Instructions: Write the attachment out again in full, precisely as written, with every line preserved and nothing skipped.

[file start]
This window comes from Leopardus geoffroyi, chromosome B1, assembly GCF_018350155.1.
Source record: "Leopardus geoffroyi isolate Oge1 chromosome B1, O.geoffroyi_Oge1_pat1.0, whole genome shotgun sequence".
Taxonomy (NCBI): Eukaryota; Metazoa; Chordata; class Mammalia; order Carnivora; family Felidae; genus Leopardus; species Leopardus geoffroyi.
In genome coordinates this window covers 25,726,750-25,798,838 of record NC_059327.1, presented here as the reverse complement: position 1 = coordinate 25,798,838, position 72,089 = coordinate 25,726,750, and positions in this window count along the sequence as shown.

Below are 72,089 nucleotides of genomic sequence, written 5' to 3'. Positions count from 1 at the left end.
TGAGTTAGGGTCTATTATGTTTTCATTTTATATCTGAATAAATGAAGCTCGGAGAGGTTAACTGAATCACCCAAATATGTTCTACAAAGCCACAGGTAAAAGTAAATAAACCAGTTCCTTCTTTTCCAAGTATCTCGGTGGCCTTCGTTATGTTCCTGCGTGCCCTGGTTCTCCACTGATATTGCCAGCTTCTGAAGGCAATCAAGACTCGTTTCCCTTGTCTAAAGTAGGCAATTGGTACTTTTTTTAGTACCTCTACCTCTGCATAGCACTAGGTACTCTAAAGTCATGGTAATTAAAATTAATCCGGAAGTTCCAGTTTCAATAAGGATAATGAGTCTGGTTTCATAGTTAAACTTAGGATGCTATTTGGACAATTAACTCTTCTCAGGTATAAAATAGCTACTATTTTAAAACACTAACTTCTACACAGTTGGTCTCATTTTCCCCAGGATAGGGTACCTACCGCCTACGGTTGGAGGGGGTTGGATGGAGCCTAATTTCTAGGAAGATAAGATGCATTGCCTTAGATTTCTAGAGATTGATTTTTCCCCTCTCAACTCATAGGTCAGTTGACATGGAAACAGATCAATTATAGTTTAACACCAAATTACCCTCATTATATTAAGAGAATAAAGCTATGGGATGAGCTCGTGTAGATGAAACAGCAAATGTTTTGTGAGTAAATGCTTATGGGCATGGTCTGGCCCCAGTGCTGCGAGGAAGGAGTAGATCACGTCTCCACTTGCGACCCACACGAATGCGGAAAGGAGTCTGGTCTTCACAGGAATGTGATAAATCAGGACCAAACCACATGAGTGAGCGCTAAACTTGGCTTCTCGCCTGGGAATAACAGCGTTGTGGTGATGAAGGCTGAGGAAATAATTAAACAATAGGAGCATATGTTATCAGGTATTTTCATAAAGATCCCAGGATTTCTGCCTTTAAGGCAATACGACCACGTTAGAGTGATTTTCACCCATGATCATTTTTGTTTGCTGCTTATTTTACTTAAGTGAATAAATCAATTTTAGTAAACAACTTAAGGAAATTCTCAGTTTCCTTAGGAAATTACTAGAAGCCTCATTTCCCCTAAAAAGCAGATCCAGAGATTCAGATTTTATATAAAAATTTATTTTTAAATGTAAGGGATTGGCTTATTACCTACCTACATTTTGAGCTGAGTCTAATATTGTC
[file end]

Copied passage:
This window comes from Leopardus geoffroyi, chromosome B1, assembly GCF_018350155.1.
Source record: "Leopardus geoffroyi isolate Oge1 chromosome B1, O.geoffroyi_Oge1_pat1.0, whole genome shotgun sequence".
Taxonomy (NCBI): Eukaryota; Metazoa; Chordata; class Mammalia; order Carnivora; family Felidae; genus Leopardus; species Leopardus geoffroyi.
In genome coordinates this window covers 25,726,750-25,798,838 of record NC_059327.1, presented here as the reverse complement: position 1 = coordinate 25,798,838, position 72,089 = coordinate 25,726,750, and positions in this window count along the sequence as shown.

Below are 72,089 nucleotides of genomic sequence, written 5' to 3'. Positions count from 1 at the left end.
TGAGTTAGGGTCTATTATGTTTTCATTTTATATCTGAATAAATGAAGCTCGGAGAGGTTAACTGAATCACCCAAATATGTTCTACAAAGCCACAGGTAAAAGTAAATAAACCAGTTCCTTCTTTTCCAAGTATCTCGGTGGCCTTCGTTATGTTCCTGCGTGCCCTGGTTCTCCACTGATATTGCCAGCTTCTGAAGGCAATCAAGACTCGTTTCCCTTGTCTAAAGTAGGCAATTGGTACTTTTTTTAGTACCTCTACCTCTGCATAGCACTAGGTACTCTAAAGTCATGGTAATTAAAATTAATCCGGAAGTTCCAGTTTCAATAAGGATAATGAGTCTGGTTTCATAGTTAAACTTAGGATGCTATTTGGACAATTAACTCTTCTCAGGTATAAAATAGCTACTATTTTAAAACACTAACTTCTACACAGTTGGTCTCATTTTCCCCAGGATAGGGTACCTACCGCCTACGGTTGGAGGGGGTTGGATGGAGCCTAATTTCTAGGAAGATAAGATGCATTGCCTTAGATTTCTAGAGATTGATTTTTCCCCTCTCAACTCATAGGTCAGTTGACATGGAAACAGATCAATTATAGTTTAACACCAAATTACCCTCATTATATTAAGAGAATAAAGCTATGGGATGAGCTCGTGTAGATGAAACAGCAAATGTTTTGTGAGTAAATGCTTATGGGCATGGTCTGGCCCCAGTGCTGCGAGGAAGGAGTAGATCACGTCTCCACTTGCGACCCACACGAATGCGGAAAGGAGTCTGGTCTTCACAGGAATGTGATAAATCAGGACCAAACCACATGAGTGAGCGCTAAACTTGGCTTCTCGCCTGGGAATAACAGCGTTGTGGTGATGAAGGCTGAGGAAATAATTAAACAATAGGAGCATATGTTATCAGGTATTTTCATAAAGATCCCAGGATTTCTGCCTTTAAGGCAATACGACCACGTTAGAGTGATTTTCACCCATGATCATTTTTGTTTGCTGCTTATTTTACTTAAGTGAATAAATCAATTTTAGTAAACAACTTAAGGAAATTCTCAGTTTCCTTAGGAAATTACTAGAAGCCTCATTTCCCCTAAAAAGCAGATCCAGAGATTCAGATTTTATATAAAAATTTATTTTTAAATGTAAGGGATTGGCTTATTACCTACCTACATTTTGAGCTGAGTCTAATATTGTC